BEIJING – Chinese human rights lawyer Li Baiguang died of liver failure Monday in a military hospital in Nankin, under what his friends and fellow activists described as suspicious circumstances.
The 49-year-old Li – who in 1998 was detained and accused of wanting to organize a group of intellectuals to promote a political transformation in China – was a champion of freedoms in China and is among some leading dissidents who have died in mysterious circumstances in recent times in China.
“We are deeply saddened for the loss of one of China’s most courageous constitution lawyers,” Chinese-American activist, Bob Fu, a close friend of Li, tweeted.
Fu, who acts as a liaison with Chinese dissident refugees or immigrants to the the United States, said Li was in good health a few days ago, and that he had “been treated violently last year and was threatened a number of times recently by the Chinese regime.”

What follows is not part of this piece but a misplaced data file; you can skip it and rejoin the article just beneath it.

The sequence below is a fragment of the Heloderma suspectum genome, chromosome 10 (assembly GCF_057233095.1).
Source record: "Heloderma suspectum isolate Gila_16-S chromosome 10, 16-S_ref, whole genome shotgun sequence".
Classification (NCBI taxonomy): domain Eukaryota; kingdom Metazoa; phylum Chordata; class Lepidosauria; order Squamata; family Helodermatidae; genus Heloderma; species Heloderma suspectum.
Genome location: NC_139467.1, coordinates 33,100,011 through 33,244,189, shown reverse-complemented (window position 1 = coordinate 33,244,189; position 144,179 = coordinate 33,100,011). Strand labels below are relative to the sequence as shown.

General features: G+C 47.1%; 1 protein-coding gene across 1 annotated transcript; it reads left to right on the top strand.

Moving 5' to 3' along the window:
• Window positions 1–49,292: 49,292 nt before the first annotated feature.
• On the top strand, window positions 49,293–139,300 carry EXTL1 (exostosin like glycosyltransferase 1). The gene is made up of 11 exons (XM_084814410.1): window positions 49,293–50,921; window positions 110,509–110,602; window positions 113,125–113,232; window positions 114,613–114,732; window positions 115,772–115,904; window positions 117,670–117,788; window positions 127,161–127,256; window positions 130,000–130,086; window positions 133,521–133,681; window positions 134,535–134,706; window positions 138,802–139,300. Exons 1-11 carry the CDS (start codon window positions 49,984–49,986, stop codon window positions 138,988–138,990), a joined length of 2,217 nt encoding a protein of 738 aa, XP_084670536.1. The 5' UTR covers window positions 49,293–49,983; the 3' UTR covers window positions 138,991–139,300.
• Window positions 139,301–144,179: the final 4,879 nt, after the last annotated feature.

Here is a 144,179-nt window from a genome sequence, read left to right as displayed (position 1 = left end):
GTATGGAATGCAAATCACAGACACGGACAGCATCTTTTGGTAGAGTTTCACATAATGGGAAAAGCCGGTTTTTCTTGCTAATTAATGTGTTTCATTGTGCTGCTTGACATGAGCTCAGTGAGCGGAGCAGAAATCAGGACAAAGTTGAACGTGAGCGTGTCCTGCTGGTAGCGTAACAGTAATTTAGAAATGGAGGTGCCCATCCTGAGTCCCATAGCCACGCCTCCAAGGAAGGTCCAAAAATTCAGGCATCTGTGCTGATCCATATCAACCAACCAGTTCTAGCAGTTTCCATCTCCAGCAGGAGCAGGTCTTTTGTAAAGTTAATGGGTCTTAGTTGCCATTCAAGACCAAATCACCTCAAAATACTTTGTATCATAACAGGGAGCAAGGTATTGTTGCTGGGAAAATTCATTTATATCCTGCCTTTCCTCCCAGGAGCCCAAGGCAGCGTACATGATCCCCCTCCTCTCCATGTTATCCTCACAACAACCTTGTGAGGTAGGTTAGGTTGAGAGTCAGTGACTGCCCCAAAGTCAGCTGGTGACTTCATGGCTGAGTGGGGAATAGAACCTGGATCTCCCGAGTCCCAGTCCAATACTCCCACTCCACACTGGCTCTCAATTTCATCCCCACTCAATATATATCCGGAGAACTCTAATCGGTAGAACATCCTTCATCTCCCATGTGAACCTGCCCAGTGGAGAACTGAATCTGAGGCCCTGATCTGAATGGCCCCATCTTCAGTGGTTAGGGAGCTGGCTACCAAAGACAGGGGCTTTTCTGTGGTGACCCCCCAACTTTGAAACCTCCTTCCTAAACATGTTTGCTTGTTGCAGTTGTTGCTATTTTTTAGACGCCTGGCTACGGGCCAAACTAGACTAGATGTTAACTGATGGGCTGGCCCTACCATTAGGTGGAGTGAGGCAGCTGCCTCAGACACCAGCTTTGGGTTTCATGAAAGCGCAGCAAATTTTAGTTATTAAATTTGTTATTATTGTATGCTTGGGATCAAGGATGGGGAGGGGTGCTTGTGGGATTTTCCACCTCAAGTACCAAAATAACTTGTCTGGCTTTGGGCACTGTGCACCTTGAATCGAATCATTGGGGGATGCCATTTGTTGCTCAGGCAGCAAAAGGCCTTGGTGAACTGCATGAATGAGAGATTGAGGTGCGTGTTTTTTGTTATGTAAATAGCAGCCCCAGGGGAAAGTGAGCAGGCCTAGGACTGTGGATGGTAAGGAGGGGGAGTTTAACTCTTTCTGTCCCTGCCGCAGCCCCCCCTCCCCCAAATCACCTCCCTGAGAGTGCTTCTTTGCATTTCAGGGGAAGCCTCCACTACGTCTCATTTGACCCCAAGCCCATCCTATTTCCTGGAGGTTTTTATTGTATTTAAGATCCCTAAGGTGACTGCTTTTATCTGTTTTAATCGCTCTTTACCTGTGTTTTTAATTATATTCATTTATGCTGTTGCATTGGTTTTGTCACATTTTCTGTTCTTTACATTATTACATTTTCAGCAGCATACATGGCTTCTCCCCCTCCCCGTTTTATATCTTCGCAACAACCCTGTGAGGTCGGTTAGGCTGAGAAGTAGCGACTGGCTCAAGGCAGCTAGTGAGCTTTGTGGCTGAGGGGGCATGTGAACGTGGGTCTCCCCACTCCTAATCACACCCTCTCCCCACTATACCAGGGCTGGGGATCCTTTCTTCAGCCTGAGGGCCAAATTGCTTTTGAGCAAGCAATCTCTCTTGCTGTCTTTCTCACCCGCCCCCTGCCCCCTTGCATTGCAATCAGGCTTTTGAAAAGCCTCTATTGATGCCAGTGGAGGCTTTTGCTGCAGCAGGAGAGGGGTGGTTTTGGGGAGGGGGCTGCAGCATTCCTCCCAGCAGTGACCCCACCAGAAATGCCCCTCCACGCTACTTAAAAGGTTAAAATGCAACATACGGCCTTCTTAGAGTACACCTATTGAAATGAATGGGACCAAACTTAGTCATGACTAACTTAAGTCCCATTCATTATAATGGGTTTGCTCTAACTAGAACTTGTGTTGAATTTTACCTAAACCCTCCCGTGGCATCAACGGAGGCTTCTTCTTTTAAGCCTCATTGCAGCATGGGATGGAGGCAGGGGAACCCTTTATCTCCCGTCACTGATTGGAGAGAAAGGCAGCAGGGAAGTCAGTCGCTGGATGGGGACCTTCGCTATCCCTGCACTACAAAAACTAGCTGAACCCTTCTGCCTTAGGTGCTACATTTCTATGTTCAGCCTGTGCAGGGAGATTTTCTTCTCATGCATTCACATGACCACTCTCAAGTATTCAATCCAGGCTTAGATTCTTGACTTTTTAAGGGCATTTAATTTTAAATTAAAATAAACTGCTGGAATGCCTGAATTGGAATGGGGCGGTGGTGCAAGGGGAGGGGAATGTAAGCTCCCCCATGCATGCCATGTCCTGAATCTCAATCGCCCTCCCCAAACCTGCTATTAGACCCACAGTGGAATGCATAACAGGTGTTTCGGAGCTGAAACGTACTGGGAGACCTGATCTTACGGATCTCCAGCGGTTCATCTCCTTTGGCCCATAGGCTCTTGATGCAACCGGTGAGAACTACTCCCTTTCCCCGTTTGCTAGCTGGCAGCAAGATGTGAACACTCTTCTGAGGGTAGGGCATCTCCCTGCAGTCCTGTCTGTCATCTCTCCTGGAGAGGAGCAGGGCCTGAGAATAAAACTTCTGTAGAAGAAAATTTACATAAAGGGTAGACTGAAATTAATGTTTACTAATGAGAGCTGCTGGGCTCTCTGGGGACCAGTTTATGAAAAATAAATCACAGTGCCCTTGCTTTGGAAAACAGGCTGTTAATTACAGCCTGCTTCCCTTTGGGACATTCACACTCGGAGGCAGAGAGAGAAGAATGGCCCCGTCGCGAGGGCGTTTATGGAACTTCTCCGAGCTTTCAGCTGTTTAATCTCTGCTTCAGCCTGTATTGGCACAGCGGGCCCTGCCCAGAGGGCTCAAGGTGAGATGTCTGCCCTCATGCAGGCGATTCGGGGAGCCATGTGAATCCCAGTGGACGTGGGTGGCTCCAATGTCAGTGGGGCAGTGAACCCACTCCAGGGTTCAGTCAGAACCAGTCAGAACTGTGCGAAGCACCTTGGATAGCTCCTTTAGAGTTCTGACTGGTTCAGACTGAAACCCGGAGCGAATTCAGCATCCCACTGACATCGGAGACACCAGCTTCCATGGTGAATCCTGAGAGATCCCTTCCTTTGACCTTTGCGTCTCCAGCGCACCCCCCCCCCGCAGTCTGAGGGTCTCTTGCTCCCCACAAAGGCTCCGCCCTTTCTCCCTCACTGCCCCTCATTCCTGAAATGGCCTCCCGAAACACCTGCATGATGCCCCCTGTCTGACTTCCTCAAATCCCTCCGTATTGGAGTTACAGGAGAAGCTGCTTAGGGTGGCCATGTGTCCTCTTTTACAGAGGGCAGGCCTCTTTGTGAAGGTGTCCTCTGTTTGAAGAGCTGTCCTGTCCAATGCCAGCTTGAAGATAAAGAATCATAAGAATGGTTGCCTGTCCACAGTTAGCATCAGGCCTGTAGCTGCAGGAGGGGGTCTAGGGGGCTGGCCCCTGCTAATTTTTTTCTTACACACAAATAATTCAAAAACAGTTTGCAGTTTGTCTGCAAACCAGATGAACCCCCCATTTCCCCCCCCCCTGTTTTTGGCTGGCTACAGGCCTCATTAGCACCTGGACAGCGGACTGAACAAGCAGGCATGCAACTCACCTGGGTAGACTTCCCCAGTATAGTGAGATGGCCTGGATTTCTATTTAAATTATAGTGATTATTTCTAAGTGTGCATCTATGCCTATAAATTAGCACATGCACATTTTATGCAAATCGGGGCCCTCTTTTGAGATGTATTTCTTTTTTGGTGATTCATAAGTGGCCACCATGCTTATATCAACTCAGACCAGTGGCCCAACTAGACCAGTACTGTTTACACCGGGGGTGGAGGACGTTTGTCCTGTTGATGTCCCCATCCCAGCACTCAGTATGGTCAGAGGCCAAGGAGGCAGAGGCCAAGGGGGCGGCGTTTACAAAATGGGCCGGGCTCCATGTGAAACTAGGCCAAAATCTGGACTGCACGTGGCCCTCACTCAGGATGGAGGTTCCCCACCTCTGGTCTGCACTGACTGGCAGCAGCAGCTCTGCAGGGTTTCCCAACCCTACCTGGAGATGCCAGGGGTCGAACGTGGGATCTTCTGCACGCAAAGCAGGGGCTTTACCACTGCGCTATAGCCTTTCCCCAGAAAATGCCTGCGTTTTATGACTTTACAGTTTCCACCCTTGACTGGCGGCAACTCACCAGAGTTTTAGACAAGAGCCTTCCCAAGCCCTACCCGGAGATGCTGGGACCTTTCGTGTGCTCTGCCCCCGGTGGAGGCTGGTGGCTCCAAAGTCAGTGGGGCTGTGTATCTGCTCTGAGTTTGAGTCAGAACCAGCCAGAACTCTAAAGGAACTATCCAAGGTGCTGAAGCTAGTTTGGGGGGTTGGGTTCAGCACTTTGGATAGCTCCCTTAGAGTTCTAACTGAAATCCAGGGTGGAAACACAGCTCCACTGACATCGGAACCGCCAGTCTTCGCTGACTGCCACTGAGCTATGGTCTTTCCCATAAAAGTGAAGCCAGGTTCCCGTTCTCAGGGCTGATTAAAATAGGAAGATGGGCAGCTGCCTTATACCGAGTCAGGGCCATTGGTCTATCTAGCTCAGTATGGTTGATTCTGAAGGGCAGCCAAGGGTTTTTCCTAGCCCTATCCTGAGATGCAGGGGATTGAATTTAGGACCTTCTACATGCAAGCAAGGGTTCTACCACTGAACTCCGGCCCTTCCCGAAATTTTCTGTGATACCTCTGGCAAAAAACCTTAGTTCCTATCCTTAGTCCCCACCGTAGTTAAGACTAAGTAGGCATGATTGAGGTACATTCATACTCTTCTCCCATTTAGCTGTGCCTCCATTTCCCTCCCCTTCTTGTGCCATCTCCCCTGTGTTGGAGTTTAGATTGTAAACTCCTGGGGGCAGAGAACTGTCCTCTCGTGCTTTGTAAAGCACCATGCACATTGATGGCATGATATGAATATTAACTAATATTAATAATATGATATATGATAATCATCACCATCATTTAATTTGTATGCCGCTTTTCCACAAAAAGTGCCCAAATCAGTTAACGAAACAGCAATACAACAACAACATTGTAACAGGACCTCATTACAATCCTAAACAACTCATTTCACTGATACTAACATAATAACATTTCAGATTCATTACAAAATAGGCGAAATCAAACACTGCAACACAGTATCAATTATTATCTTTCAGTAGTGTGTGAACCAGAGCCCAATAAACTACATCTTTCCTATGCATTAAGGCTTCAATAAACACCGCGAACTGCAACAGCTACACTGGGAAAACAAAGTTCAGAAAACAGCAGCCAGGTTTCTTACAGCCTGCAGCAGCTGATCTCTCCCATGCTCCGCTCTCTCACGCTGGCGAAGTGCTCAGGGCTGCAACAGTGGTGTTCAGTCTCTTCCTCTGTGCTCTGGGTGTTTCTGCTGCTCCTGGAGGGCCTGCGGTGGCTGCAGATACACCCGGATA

Laywer-activist Teng Biao also called Li’s death at such a young age a huge shock and described him as a scholar, who had fought for human rights and democracy for 20 years.
The two activists said the fact that other prominent dissidents against the Chinese regime, including writer Liu Xiaobo and activist Yang Tongyan, had also died suddenly in recent months, some of them of liver problems, raised suspicions over Li’s death.
In 2008, Li was given an award by the National Endowment for Democracy, linked to the US Congress, and in 2006, he met then US President George W. Bush at the White House.